By Bryanna Fissori

So, you are absolutely loving your fitness boxing class and feel like you have gotten the hang of it. You know the difference between a jab, cross, hook and uppercut. You can throw them all in various combinations on command. So now you want to watch a boxing match with your friends who have been fans for over a decade. Here is some basic boxing vocabulary you should know in order to keep up. 

Boxing 101

Do not confuse boxing with a brawl or a street fight, or with other sports such as Mixed Martial Arts or kickboxing. Boxing has very specific rules participants must follow and the only weapons boxers are given are two gloved fists. Kicking and grappling of any sort are not allowed. If you yell, “Take him down!” in the middle of a boxing match, people will look at you like you are crazy. Your face will turn red and it will be very embarrassing. Don’t do that.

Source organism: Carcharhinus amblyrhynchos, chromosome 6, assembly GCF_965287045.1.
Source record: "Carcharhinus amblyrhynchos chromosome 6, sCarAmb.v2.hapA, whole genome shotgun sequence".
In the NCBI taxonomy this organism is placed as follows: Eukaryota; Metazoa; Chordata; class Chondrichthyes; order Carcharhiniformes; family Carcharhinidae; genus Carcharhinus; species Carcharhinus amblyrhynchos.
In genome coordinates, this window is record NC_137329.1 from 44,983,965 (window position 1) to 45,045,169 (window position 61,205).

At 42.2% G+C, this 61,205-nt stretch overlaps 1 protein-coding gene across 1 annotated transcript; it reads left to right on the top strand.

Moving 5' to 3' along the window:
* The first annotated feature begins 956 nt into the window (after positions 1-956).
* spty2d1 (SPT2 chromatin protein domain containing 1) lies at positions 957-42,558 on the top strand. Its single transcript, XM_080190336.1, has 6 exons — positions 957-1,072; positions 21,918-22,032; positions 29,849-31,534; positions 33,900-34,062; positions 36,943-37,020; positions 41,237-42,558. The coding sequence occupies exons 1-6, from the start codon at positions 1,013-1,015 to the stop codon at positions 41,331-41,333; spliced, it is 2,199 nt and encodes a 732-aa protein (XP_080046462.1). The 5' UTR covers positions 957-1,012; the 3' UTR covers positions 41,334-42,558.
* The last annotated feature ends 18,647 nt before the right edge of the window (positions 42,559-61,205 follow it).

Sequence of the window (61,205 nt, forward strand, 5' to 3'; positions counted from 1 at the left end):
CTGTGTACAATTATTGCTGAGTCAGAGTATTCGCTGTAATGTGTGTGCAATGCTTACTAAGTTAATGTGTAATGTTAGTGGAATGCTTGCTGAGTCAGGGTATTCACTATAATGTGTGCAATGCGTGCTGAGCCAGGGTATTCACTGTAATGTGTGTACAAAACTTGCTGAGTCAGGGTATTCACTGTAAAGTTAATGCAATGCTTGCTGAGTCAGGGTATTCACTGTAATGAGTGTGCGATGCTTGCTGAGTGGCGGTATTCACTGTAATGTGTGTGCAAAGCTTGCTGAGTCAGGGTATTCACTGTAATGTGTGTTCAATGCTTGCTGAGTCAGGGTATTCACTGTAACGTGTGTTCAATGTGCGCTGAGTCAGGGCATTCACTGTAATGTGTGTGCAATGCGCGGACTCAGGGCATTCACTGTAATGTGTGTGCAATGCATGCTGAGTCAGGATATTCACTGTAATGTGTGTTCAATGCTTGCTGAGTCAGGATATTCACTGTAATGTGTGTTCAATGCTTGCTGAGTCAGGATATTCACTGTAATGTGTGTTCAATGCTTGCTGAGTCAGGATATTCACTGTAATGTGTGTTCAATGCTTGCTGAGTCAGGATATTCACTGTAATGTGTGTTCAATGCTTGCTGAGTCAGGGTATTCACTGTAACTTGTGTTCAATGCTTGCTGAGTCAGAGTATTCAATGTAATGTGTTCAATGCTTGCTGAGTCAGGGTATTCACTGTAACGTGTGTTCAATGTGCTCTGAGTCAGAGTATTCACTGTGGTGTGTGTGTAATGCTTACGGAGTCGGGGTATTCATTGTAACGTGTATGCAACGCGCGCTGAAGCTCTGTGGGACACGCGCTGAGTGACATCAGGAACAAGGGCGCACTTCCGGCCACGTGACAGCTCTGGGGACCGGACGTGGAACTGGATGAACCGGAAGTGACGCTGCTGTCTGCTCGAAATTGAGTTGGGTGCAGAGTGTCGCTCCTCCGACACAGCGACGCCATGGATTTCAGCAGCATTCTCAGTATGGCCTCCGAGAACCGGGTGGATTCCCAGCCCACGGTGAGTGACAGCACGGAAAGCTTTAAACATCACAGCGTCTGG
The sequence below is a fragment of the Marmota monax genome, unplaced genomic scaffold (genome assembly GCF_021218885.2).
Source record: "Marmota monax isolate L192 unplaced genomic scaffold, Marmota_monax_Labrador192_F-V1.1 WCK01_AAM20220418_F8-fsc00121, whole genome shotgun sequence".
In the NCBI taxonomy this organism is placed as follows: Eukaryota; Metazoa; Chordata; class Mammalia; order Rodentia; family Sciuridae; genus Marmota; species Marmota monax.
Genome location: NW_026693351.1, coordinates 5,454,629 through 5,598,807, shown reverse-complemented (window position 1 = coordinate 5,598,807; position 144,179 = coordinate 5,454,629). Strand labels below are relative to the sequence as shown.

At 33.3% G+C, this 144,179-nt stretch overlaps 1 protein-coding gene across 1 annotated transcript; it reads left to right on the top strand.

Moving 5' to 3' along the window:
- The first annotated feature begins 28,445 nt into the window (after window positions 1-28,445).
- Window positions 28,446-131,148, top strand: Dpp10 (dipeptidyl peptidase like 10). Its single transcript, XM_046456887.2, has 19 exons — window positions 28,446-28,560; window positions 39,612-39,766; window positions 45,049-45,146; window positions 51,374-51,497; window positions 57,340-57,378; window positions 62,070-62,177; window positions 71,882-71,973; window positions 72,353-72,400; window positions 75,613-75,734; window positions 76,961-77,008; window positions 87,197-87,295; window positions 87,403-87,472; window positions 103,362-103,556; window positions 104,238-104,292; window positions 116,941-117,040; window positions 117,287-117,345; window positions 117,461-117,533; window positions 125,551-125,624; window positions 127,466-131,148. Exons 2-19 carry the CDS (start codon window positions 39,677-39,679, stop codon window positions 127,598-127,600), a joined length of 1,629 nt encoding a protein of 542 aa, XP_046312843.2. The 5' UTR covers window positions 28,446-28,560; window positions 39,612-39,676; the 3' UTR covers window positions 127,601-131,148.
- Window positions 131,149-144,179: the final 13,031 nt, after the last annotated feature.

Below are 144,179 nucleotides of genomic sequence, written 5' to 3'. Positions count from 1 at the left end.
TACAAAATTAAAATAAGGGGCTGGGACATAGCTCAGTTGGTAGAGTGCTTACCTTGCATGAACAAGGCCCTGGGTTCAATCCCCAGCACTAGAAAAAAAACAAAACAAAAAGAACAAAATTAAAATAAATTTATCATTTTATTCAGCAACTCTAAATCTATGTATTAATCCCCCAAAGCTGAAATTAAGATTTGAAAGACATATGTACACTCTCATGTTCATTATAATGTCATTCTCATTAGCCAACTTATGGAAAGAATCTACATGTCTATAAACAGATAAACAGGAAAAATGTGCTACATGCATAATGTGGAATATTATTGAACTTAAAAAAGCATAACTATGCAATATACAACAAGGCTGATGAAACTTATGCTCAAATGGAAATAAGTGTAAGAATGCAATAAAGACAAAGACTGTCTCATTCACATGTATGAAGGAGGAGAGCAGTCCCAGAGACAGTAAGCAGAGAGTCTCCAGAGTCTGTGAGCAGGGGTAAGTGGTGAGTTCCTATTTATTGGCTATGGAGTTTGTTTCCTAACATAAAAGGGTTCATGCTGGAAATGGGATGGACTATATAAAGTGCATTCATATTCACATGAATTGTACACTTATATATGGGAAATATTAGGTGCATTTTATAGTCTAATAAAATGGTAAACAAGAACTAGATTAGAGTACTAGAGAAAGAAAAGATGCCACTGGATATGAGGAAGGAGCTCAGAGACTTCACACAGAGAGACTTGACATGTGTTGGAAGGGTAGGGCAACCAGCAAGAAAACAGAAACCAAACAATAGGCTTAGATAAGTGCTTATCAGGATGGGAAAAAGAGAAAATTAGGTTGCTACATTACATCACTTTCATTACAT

The Boxing Ring

Your gym may or may not have a boxing ring in it. A boxing ring is where the match takes place. Despite its name, a boxing ring is not round. It is a square. Flexible but sturdy ropes enclose the ring. This is the same enclosed space used for the sports of kickboxing and muay thai. MMA, unlike boxing, takes place in a cage. The ring itself is raised off of the ground and covered with a canvas material over about an inch of padding. There are no doors and participants step in between the ropes to enter and exit.

The People in the Ring

Once the bout (also called a match or a fight) begins, the only people inside the ring should be the two boxers and one referee. On a televised or high profile match, there will be a plethora of other people packed in the ring before and after. Those people usually consist of coaches, promoters, managers, announcer and media. Let’s break those down a little to expand your boxing vocabulary.

Weight Classes and Glove Sizes

Each boxer is categorized into a weight class depending on his or her size. This is usually the lowest weight a person can achieve while still being able to perform. The weight for each individual bout is decided at the time the match is made and is written in to the contracts. If a boxer does not step on the scale at the appropriate weight they are typically granted an hour to try and get to the weight. If that does not happen, they often are obligated to forfeit a portion of their pay (also called a purse).